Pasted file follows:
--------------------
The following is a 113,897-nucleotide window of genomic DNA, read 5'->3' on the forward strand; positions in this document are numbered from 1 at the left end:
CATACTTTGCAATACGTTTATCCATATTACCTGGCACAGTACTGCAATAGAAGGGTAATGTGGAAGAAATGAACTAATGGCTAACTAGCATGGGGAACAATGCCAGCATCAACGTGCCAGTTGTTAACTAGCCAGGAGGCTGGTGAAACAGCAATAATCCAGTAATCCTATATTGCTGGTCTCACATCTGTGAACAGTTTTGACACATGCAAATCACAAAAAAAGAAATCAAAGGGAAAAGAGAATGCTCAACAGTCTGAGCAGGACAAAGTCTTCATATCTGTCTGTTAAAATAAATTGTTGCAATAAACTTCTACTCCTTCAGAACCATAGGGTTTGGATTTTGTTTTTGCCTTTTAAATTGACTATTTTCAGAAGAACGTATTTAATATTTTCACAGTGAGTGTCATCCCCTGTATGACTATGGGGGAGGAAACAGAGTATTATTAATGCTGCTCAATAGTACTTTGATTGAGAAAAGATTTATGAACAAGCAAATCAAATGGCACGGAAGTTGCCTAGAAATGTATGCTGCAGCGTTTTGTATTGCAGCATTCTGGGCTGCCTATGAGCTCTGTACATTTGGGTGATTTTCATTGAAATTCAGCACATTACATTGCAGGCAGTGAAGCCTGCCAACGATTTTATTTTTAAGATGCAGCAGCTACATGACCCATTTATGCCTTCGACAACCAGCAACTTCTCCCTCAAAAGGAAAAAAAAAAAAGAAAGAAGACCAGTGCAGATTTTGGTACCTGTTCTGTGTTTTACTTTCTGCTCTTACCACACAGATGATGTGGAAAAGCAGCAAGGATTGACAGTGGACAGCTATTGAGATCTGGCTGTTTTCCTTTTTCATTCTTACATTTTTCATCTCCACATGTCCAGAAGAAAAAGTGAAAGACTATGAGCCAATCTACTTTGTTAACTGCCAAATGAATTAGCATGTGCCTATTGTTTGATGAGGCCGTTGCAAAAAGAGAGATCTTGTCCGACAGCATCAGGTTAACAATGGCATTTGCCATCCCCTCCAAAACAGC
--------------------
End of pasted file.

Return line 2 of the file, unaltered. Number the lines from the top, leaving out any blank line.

CATACTTTGCAATACGTTTATCCATATTACCTGGCACAGTACTGCAATAGAAGGGTAATGTGGAAGAAATGAACTAATGGCTAACTAGCATGGGGAACAATGCCAGCATCAACGTGCCAGTTGTTAACTAGCCAGGAGGCTGGTGAAACAGCAATAATCCAGTAATCCTATATTGCTGGTCTCACATCTGTGAACAGTTTTGACACATGCAAATCACAAAAAAAGAAATCAAAGGGAAAAGAGAATGCTCAACAGTCTGAGCAGGACAAAGTCTTCATATCTGTCTGTTAAAATAAATTGTTGCAATAAACTTCTACTCCTTCAGAACCATAGGGTTTGGATTTTGTTTTTGCCTTTTAAATTGACTATTTTCAGAAGAACGTATTTAATATTTTCACAGTGAGTGTCATCCCCTGTATGACTATGGGGGAGGAAACAGAGTATTATTAATGCTGCTCAATAGTACTTTGATTGAGAAAAGATTTATGAACAAGCAAATCAAATGGCACGGAAGTTGCCTAGAAATGTATGCTGCAGCGTTTTGTATTGCAGCATTCTGGGCTGCCTATGAGCTCTGTACATTTGGGTGATTTTCATTGAAATTCAGCACATTACATTGCAGGCAGTGAAGCCTGCCAACGATTTTATTTTTAAGATGCAGCAGCTACATGACCCATTTATGCCTTCGACAACCAGCAACTTCTCCCTCAAAAGGAAAAAAAAAAAAGAAAGAAGACCAGTGCAGATTTTGGTACCTGTTCTGTGTTTTACTTTCTGCTCTTACCACACAGATGATGTGGAAAAGCAGCAAGGATTGACAGTGGACAGCTATTGAGATCTGGCTGTTTTCCTTTTTCATTCTTACATTTTTCATCTCCACATGTCCAGAAGAAAAAGTGAAAGACTATGAGCCAATCTACTTTGTTAACTGCCAAATGAATTAGCATGTGCCTATTGTTTGATGAGGCCGTTGCAAAAAGAGAGATCTTGTCCGACAGCATCAGGTTAACAATGGCATTTGCCATCCCCTCCAAAACAGC